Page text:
By Josh Muchly

Upshot: This is an animated Spider-Man movie that centers on Miles Morales (played by rising star Sameik Moore), a talented high-school kid of Latino and African-American descent.

“[F]or about two days he’s been the ONLY Spider-Man.”

This is the first theatrical Spider-Man film without Peter Parker in the spotlight; however, Parker (among other Spider-Friends) has a crucial role to play.

Highpoint: The “leap of faith” scene. The pivotal moment when a hero summons both his/her courage and his/her powers is compulsory in every superhero movie, but it represents more in this film: it celebrates a cultural shift. Miles isn’t just distinct because he’s an ethnic character; his Spider-Man has superpowers which differ from Peter Parker’s: he can turn invisible and harness electricity. Throughout the picture, Parker taunts him to showcase those powers “at will,” and Miles is unable to do so. Parker, in turn, not only demands Miles stay home during the final showdown but actually web-ties him to a chair with his mouth covered. When Miles breaks free, he defies Parker and embraces his role as the protector of his universe; his cultural identity and his superhuman persona merge: new defies the established, trainee replaces mentor, Black youth supersedes White savior. This is further revisited at the climax when Miles sends Parker home to his original universe. 

The film’s creators understand that Miles wouldn’t be popular without his predecessor Parker; indeed, Parker is both celebrated and mourned throughout ‘Spider-Verse.’ But Parker is swingin’ solo no more.

Lowpoint:  This is a quibble; nothing more. Some of the animation feels like it requires 3D to fully appreciate (and I didn’t see the film in 3D). In some scenes, what I saw was blurry or had a halo around it that felt … off. It may have been experiential animation (I intend to find out), but it was a bit distracting in a few places.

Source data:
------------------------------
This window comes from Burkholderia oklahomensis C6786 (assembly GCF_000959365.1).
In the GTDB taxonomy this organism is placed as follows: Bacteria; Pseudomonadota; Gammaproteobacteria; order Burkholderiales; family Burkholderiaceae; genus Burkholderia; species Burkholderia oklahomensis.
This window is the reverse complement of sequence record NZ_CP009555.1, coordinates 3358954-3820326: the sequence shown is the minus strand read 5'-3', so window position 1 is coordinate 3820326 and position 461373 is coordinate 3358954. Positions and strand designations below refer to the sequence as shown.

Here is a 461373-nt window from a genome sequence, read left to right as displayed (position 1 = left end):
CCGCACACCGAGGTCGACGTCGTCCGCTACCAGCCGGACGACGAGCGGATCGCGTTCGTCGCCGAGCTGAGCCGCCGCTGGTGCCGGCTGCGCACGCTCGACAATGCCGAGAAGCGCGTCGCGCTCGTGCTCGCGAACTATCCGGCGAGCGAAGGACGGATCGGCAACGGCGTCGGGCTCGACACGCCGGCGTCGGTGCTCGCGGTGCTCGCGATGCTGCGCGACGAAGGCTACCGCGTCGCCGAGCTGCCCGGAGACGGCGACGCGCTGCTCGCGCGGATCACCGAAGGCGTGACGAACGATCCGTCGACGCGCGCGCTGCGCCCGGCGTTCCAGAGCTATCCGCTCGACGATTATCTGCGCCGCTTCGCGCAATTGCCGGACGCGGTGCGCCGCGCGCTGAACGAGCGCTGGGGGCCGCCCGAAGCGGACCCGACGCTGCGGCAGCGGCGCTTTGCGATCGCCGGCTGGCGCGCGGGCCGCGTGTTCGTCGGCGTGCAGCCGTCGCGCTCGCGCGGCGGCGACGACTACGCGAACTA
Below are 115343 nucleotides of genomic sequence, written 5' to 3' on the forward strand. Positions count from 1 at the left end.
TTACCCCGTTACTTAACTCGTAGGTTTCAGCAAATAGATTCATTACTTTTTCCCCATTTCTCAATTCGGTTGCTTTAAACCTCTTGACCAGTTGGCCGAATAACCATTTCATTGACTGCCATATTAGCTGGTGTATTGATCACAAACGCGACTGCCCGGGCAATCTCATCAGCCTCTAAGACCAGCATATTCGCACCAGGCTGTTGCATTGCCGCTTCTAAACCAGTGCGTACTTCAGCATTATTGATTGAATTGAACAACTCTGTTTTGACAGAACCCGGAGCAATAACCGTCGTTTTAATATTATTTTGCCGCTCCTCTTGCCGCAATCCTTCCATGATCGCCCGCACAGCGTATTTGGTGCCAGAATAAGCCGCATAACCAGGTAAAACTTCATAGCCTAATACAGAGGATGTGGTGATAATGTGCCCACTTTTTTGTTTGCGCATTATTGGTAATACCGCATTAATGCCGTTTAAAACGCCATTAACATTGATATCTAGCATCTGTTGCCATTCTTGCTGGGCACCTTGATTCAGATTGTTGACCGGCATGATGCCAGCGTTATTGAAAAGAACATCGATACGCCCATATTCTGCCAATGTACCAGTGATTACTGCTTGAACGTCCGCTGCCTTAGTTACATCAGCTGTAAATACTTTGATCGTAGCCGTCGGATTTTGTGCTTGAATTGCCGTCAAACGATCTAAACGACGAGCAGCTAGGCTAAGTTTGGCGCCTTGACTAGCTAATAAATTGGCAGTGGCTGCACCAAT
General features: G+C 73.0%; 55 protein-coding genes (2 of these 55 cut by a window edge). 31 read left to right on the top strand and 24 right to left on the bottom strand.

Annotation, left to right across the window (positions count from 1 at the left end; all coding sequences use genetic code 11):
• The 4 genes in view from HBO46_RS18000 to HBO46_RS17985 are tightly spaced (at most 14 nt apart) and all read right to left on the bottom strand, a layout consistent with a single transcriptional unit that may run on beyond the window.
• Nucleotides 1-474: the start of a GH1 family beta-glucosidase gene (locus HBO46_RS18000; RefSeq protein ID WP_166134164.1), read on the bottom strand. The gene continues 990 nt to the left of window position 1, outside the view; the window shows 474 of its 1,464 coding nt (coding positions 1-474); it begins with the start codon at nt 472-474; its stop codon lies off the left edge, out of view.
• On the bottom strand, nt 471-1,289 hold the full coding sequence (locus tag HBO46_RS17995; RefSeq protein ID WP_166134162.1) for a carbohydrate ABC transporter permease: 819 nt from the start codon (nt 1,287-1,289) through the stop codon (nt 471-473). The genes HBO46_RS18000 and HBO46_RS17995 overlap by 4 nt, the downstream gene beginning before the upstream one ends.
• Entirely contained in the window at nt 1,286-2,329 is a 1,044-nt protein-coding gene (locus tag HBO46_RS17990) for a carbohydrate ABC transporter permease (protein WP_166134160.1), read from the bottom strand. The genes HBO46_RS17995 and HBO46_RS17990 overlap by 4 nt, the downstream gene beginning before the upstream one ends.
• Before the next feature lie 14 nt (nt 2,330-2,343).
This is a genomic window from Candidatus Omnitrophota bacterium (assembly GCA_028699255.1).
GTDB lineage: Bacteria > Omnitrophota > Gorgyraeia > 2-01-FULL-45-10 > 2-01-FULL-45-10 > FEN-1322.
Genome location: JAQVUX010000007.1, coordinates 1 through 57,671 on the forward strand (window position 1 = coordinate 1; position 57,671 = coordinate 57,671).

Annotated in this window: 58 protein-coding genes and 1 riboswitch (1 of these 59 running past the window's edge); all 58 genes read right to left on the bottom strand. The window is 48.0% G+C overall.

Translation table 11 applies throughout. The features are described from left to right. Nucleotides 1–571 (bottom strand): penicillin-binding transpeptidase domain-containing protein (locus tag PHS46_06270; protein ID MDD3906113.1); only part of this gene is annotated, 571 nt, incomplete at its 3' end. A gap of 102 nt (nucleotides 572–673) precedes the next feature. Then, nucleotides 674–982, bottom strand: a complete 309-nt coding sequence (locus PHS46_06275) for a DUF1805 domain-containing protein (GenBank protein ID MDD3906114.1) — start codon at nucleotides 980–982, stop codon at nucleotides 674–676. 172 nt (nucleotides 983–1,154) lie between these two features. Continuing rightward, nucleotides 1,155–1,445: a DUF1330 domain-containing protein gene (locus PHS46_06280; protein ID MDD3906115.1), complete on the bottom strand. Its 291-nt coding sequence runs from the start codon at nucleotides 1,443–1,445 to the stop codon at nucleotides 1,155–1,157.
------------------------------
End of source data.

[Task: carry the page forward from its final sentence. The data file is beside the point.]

Rundown: In my review of Teenage Mutant Ninja Turtles: Out of the Shadows (2016) I wrote the following:

“I still can’t figure out how it’s necessary or even a bright idea to take another stab at a live-action Ninja Turtles film. Let’s just be done with the ‘live-action works for everything’ state of mind. [W]e’re living during the magical time when … a legitimate, superhero story with a big budget, high quality and compelling human emotion [can be] a cartoon!”

This opinion was, without question, verified in 2018; two front-runners for Best Animated Picture are superhero films —

Incredibles 2 and ‘Spider-Verse.’ I’m happy if either film wins, but I would prefer the latter — both are culturally relevant, but only one isn’t a sequel.

The animation style feels unique. It elevated the sense of adventure and fun while utilizing certain elements of comics books structure to enhance the story; thought-bubbles come to mind as a good example.

The soundtrack — with contributions from Amine, Beau Young Prince,  Post Malone/Swae Lee and more — compliments Miles and his personal journey as well as the cultural themes.


A sincere “thank you” to all the talented collaborators of this film — I felt the love.

Score: 7 out of 7




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